The Office for National Statistics has released the final summary of its investigations into the quality of the England and Wales census data from the “gender identity” question.
A clear assessment of the quality of the data is important, both because the data will be used to drive understanding, decisions and resources, and because the form of questions used in the census is replicated by other organisations.
The ONS has refused to face up to the predictable consequences of taking advice from activist groups which have little interest in the integrity and credibility of census data. It has not admitted that what it produced falls short of the standards of accuracy needed for national statistics.
Answering the gender-identity question
The newly released data reveals widespread confusion about what the gender-identity question was asking.
The census included a voluntary question which sought to distinguish people who identify as transgender and then offered them an open question.
The headline result released by the ONS at the beginning of the year was that 262,000 people (0.5% of the population aged 16 and over) were transgender. The ONS said at the time it released the original data: “These new figures will be vital in helping shape services in years to come.”
However as Professor Michael Biggs (a member of Sex Matters’ board) has pointed out, the distribution of this population suggests potentially widespread misunderstanding of the question, particularly by those who do not speak English well.
The ONS said that it counted 48,000 “trans men” and 48,000 “trans women” in England and Wales.
But 68% of those classified as “trans men” answered “male” to the sex question, and 66% of those classified as “trans women” answered “female”.
Given that fewer than 6,000 people have gender-recognition certificates (GRCs) that would legally permit them to answer the sex question as the opposite to their actual sex, most of those classified as “trans men” or “trans women” either lied about their sex or are not trans: they answered the sex question correctly and were confused by the gender-identity question.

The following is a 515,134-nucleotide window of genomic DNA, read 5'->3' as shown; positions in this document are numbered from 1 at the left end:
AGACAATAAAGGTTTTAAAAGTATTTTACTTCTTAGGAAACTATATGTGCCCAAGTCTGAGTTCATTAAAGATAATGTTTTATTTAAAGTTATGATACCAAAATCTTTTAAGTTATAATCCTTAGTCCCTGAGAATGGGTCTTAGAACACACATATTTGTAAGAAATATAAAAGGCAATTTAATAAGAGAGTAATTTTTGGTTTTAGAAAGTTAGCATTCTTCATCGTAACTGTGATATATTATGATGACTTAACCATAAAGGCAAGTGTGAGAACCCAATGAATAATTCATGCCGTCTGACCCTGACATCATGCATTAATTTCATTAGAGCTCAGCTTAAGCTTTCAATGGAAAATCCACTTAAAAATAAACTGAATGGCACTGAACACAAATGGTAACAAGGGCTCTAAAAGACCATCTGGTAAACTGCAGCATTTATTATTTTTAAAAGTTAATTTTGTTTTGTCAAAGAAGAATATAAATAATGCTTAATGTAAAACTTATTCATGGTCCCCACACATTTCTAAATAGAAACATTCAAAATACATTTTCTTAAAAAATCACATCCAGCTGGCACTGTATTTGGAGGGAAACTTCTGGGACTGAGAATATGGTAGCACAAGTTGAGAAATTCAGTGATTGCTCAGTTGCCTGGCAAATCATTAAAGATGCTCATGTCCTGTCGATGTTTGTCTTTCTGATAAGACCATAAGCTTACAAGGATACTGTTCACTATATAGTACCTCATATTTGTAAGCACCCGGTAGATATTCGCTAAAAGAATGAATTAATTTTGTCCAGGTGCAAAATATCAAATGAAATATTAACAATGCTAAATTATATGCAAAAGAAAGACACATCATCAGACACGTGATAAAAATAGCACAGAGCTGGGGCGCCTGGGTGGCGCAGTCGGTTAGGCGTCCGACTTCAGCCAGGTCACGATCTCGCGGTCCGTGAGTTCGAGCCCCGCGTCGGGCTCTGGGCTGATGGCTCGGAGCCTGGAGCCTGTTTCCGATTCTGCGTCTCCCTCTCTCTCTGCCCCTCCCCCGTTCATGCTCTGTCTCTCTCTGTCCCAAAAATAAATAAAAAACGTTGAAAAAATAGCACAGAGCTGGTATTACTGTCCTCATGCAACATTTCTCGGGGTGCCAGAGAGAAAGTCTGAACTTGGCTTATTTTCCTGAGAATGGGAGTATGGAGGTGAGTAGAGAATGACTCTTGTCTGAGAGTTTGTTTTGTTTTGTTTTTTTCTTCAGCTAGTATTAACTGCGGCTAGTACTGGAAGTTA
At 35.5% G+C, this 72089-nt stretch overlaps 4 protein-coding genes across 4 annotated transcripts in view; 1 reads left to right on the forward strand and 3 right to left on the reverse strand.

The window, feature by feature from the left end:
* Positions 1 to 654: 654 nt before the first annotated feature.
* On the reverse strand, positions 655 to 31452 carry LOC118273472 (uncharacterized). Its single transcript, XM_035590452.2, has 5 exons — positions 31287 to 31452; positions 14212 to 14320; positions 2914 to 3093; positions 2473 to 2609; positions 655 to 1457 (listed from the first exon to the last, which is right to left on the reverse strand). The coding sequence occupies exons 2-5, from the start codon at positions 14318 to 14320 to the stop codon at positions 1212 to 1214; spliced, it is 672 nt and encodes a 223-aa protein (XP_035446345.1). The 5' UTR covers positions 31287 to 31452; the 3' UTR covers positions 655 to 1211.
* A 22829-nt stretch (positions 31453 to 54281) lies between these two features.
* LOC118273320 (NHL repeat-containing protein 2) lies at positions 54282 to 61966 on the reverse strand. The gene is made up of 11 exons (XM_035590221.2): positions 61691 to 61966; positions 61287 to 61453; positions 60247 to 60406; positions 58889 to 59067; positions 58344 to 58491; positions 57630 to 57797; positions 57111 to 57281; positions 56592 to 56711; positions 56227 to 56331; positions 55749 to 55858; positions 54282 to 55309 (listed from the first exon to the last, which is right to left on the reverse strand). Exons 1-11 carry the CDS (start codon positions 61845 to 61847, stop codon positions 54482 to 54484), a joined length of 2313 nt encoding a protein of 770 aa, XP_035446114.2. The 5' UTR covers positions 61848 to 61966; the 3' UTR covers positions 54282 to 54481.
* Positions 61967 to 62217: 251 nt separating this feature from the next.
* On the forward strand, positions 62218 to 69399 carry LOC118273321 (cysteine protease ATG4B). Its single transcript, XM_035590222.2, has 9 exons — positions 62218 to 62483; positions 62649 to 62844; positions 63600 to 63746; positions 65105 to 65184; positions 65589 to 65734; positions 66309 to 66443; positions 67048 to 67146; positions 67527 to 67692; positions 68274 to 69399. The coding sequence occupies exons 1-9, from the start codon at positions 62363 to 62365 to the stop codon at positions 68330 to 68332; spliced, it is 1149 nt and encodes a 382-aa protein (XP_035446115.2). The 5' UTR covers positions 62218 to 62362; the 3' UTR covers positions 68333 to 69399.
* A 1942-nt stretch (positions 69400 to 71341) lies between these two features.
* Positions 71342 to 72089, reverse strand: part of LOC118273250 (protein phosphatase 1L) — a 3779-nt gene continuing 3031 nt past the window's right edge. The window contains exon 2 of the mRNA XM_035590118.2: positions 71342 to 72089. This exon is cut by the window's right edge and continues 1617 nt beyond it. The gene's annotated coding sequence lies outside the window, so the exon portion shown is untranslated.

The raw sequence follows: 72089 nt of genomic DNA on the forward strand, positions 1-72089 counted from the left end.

The data released today gives some further clues to what happened. It shows that most of those the ONS classed as “trans men” were people who wrote some variation of “male” in the gender-identity box (and would also have ticked “male” as their sex), and most of the “trans women” were people who wrote in “female”. Given that many of these people wrote matching answers in the sex box perhaps they were not seeking to declare themselves transgender at all.
There were a bewildering array of answers in the freetext box. Some described themselves as “straight” or “gay” in English and some other language, such as Romanian. The ONS classified “gay” as being another gender identity but “straight” as being someone with a gender identity matching their sex. “I don’t have a gender identity” was counted as gender the same as sex at birth but “none” was counted as an other gender.Some wrote in the words for “male” and “female” in foreign languages, including Polish, Spanish and Italian, and were counted as transgender.
Only 3,335 of those the ONS say are “trans men” used terms that made clear they understood the question and identified as transgender, such as “transgender male”, “transgender man” or “female-to-male”. Similarly, only 2,825 of those the ONS say are “trans women” described themselves as “transgender woman”, “trans woman”, “male-to-female” or similar. Most simply said “male” or “female”.